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# Find acceleration from two distances and times - SUVAT watch

1. How could you find acceleration from two distances and two times, i.e the question is: The distance OA is 64m and OB is 250m. The car passes point O at 0 seconds, A at 2 seconds and B at 5 seconds. Acceleration is constant. The car however does not have 0 velocity (U) at O because 'the car is emerging from a bend before it reaches O which is a straight piece of road'. How would you solve this to find acceleration and then the speed of the car at B. It is straight road. Thank you!
2. (Original post by mayjb)
How could you find acceleration from two distances and two times, i.e the question is: The distance OA is 64m and OB is 250m. The car passes point O at 0 seconds, A at 2 seconds and B at 5 seconds. Acceleration is constant. The car however does not have 0 velocity (U) at O because 'the car is emerging from a bend before it reaches O which is a straight piece of road'. How would you solve this to find acceleration and then the speed of the car at B. It is straight road. Thank you!
Generate two equations for displacement (s) and then solve them simultaneously.

Have a go and post your working if you get stuck.
3. (Original post by mayjb)
How could you find acceleration from two distances and two times, i.e the question is: The distance OA is 64m and OB is 250m. The car passes point O at 0 seconds, A at 2 seconds and B at 5 seconds. Acceleration is constant. The car however does not have 0 velocity (U) at O because 'the car is emerging from a bend before it reaches O which is a straight piece of road'. How would you solve this to find acceleration and then the speed of the car at B. It is straight road. Thank you!
It is useful to split this into two different scenario's: motion for OA and motion for AB.

OA:

AB:

Can you see where to go from there?
4. (Original post by RDKGames)
It is useful to split this into two different scenario's: motion for OA and motion for AB.

OA:

AB:

Can you see where to go from there?
It's simpler to consider the motion for OA and OB, then you don't have to worry about the velocities.
5. (Original post by RDKGames)
It is useful to split this into two different scenario's: motion for OA and motion for AB.

OA:

AB:

Can you see where to go from there?
I completely understand what you've written but I'm not sure how to go from there as we do not know u???
6. (Original post by mayjb)
I completely understand what you've written but I'm not sure how to go from there as we do not know u???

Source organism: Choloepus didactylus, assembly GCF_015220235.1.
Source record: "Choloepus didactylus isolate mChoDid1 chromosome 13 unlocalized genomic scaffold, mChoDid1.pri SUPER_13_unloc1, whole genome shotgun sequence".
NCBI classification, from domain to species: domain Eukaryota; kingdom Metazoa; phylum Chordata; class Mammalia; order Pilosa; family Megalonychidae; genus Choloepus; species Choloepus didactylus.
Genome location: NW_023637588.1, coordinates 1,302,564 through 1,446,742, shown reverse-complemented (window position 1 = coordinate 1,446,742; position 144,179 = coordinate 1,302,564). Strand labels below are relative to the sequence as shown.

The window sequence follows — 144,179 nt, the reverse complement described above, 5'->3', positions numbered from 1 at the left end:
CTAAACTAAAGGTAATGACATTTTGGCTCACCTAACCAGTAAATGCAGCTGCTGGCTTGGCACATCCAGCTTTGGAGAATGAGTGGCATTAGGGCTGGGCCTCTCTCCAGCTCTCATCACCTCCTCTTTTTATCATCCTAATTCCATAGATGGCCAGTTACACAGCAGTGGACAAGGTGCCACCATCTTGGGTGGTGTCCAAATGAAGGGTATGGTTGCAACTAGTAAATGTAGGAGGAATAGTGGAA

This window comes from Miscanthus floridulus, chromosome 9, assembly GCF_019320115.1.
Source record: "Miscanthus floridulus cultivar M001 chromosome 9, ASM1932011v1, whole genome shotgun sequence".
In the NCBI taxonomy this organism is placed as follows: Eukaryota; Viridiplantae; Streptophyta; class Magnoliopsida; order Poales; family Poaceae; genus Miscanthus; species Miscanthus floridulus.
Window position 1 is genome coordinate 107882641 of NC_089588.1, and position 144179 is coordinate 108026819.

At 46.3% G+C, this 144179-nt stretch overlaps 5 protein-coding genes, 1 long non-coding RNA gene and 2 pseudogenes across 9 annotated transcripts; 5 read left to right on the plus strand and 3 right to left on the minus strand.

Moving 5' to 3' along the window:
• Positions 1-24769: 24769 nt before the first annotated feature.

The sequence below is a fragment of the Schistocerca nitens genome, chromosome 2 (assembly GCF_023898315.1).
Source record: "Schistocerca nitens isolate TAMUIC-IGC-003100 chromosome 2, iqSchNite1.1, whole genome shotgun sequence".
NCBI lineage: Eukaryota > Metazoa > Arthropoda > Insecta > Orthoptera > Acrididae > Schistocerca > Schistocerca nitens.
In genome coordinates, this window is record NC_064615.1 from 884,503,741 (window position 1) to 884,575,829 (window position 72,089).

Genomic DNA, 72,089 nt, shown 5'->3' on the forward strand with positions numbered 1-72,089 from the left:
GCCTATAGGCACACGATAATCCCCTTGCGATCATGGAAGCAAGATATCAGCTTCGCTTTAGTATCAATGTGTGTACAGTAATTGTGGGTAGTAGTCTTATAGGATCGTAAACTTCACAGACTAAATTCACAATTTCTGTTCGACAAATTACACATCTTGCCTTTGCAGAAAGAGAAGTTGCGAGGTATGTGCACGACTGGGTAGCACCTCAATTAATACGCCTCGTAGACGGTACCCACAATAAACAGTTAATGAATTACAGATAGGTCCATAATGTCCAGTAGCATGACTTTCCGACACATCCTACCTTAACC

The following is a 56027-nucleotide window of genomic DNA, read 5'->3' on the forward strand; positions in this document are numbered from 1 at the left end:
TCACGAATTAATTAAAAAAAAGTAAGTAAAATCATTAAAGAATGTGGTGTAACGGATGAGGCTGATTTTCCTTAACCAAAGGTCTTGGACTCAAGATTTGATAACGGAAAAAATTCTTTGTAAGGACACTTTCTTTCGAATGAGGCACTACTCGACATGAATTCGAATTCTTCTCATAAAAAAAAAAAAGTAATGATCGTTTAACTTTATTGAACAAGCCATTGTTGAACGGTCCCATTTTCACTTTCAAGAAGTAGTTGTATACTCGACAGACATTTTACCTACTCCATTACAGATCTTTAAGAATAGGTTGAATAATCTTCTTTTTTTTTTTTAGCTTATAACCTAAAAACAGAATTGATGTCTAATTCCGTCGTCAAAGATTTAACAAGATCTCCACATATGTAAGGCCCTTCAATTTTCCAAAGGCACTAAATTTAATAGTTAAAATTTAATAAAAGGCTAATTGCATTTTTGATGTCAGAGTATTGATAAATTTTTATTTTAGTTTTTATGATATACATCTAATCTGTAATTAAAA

I recommend considering the motion in OA and OB.

OA:

s = 64
u = u
a = a
t = 2

OB:

s = 250
u = u
a = a
t = 5

Use the formula for both to have two equations containing the unknowns and .
7. [QUOTE=notnek;67523574]I recommend considering the motion in OA and OB.

OA:

s = 64
u = u
a = a
t = 2

OB:

s = 250
u = u
a = a
t = 5

Use the formula for both to have two equations containing the unknowns and .[/QUOTE

Sorry I am confused, can we only find an average speed for u, as the car is accelerating??
8. (Original post by mayjb)
I completely understand what you've written but I'm not sure how to go from there as we do not know u???
You can use and use substitutions for the final speed in terms of initial speed and acceleration.

For OA:

For AB:

Tidy it up and you have two simultaneous equations in u and a to solve.
9. (Original post by mayjb)
Sorry I am confused, can we only find an average speed for u, as the car is accelerating??
I'm not sure what you mean. 'u' is the initial speed i.e. the speed at the exact point where t = 0.

(Original post by RDKGames)
You can use and use substitutions for the final speed in terms of initial speed and acceleration.

For OA:

For AB:

Tidy it up and you have two simultaneous equations in u and a to solve.
This is overcomplicating things.

This can come straight from instead of using two SUVAT equations.

And the second equation is simple if you consider OB instead of AB.
10. (Original post by notnek)
This is overcomplicating things.

This can come straight from instead of using two SUVAT equations.

And the second equation is simple if you consider OB instead of AB.
Meh, I wouldn't say using substitutions is very over complicating things, but okay, up to him what he wants to do as long as he understands the method he uses and does it correctly.
11. (Original post by RDKGames)
Meh, I wouldn't say using substitutions is very over complicating things, but okay, up to him what he wants to do as long as he understands the method he uses and does it correctly.
In this case I don't agree. Mechanics students should be encouraged to look for the simplest method to minimise errors.

Most M1 students who try your method would end up in a mess. And there's definitely no need to use two SUVAT equations.
12. (Original post by notnek)
In this case I don't agree. Mechanics students should be encouraged to look for the simplest method to minimise errors.

Most M1 students who try your method would end up in a mess. And there's definitely no need to use two SUVAT equations.
thanks for the help!

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Updated: September 13, 2016
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